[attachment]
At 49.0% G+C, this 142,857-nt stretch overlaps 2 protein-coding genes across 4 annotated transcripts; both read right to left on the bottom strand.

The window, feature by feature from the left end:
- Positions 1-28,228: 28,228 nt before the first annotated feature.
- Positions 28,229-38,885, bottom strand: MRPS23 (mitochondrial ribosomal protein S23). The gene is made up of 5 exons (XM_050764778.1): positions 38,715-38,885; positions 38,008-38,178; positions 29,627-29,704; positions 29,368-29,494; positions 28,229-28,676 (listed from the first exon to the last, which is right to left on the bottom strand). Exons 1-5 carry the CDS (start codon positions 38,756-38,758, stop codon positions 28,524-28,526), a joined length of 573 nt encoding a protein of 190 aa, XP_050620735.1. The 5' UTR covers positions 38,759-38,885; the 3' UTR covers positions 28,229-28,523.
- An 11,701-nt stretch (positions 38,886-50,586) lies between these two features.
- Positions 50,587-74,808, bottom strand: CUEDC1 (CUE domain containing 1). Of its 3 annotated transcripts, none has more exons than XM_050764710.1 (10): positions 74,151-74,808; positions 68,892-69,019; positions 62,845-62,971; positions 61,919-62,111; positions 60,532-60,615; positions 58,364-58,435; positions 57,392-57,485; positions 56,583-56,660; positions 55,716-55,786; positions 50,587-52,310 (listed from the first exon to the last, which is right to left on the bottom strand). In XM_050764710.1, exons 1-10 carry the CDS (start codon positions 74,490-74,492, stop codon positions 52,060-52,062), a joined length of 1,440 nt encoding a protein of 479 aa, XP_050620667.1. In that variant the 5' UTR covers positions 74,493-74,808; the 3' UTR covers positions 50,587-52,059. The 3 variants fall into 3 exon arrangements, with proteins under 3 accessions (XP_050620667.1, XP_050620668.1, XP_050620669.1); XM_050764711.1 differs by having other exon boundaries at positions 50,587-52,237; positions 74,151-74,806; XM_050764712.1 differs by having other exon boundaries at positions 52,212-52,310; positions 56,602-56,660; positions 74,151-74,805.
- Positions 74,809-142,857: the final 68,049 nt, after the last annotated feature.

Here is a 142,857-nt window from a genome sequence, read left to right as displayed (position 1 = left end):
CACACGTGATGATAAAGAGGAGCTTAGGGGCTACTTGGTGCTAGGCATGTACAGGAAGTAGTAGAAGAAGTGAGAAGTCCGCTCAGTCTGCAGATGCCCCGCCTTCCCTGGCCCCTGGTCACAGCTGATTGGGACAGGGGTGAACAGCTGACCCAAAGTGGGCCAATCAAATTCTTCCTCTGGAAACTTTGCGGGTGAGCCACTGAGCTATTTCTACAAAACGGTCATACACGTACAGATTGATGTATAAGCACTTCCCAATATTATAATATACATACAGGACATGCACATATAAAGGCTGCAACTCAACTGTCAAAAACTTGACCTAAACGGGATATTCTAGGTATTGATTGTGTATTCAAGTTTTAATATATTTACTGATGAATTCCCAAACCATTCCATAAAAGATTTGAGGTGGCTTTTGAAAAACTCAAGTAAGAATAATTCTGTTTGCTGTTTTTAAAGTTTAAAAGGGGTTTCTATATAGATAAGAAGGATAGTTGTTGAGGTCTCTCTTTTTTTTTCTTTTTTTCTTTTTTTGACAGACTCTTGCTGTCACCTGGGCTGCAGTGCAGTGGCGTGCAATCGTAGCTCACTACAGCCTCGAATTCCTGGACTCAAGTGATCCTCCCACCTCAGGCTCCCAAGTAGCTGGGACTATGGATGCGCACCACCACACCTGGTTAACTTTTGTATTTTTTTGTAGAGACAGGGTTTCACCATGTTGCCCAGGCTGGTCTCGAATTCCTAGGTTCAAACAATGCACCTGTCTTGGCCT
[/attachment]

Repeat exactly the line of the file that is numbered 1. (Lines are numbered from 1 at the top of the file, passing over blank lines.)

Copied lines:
At 49.0% G+C, this 142,857-nt stretch overlaps 2 protein-coding genes across 4 annotated transcripts; both read right to left on the bottom strand.